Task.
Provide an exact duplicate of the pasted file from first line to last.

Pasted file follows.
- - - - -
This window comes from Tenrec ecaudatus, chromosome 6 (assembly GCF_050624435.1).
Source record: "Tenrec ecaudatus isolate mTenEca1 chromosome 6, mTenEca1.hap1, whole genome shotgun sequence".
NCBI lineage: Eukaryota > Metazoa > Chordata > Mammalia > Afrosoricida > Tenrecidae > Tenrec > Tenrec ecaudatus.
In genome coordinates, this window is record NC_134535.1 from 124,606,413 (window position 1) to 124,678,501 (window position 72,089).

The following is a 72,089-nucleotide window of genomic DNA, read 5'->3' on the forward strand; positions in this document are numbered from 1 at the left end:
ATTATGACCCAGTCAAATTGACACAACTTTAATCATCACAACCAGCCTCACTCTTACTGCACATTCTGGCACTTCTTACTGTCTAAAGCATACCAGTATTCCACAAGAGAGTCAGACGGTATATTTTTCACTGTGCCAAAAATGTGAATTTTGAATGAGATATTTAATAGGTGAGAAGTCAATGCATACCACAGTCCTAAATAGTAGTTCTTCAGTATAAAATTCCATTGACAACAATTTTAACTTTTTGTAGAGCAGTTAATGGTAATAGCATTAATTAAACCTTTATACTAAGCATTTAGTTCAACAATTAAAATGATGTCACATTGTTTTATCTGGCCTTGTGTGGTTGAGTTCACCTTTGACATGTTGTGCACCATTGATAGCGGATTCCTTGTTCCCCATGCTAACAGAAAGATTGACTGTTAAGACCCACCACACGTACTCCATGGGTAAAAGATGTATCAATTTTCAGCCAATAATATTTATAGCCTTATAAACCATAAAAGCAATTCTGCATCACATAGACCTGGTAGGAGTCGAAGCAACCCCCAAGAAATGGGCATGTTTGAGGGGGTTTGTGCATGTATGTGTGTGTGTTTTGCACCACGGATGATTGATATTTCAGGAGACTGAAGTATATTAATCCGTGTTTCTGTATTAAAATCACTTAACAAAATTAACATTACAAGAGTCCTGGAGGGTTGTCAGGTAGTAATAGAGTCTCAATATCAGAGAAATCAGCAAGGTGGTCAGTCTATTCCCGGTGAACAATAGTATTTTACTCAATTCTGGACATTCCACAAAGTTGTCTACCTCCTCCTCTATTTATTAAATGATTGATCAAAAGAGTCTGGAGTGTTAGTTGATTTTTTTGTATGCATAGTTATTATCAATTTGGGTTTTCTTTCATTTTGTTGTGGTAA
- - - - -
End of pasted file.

This window comes from Tenrec ecaudatus, chromosome 6 (assembly GCF_050624435.1).
Source record: "Tenrec ecaudatus isolate mTenEca1 chromosome 6, mTenEca1.hap1, whole genome shotgun sequence".
NCBI lineage: Eukaryota > Metazoa > Chordata > Mammalia > Afrosoricida > Tenrecidae > Tenrec > Tenrec ecaudatus.
In genome coordinates, this window is record NC_134535.1 from 124,606,413 (window position 1) to 124,678,501 (window position 72,089).

The following is a 72,089-nucleotide window of genomic DNA, read 5'->3' on the forward strand; positions in this document are numbered from 1 at the left end:
ATTATGACCCAGTCAAATTGACACAACTTTAATCATCACAACCAGCCTCACTCTTACTGCACATTCTGGCACTTCTTACTGTCTAAAGCATACCAGTATTCCACAAGAGAGTCAGACGGTATATTTTTCACTGTGCCAAAAATGTGAATTTTGAATGAGATATTTAATAGGTGAGAAGTCAATGCATACCACAGTCCTAAATAGTAGTTCTTCAGTATAAAATTCCATTGACAACAATTTTAACTTTTTGTAGAGCAGTTAATGGTAATAGCATTAATTAAACCTTTATACTAAGCATTTAGTTCAACAATTAAAATGATGTCACATTGTTTTATCTGGCCTTGTGTGGTTGAGTTCACCTTTGACATGTTGTGCACCATTGATAGCGGATTCCTTGTTCCCCATGCTAACAGAAAGATTGACTGTTAAGACCCACCACACGTACTCCATGGGTAAAAGATGTATCAATTTTCAGCCAATAATATTTATAGCCTTATAAACCATAAAAGCAATTCTGCATCACATAGACCTGGTAGGAGTCGAAGCAACCCCCAAGAAATGGGCATGTTTGAGGGGGTTTGTGCATGTATGTGTGTGTGTTTTGCACCACGGATGATTGATATTTCAGGAGACTGAAGTATATTAATCCGTGTTTCTGTATTAAAATCACTTAACAAAATTAACATTACAAGAGTCCTGGAGGGTTGTCAGGTAGTAATAGAGTCTCAATATCAGAGAAATCAGCAAGGTGGTCAGTCTATTCCCGGTGAACAATAGTATTTTACTCAATTCTGGACATTCCACAAAGTTGTCTACCTCCTCCTCTATTTATTAAATGATTGATCAAAAGAGTCTGGAGTGTTAGTTGATTTTTTTGTATGCATAGTTATTATCAATTTGGGTTTTCTTTCATTTTGTTGTGGTAA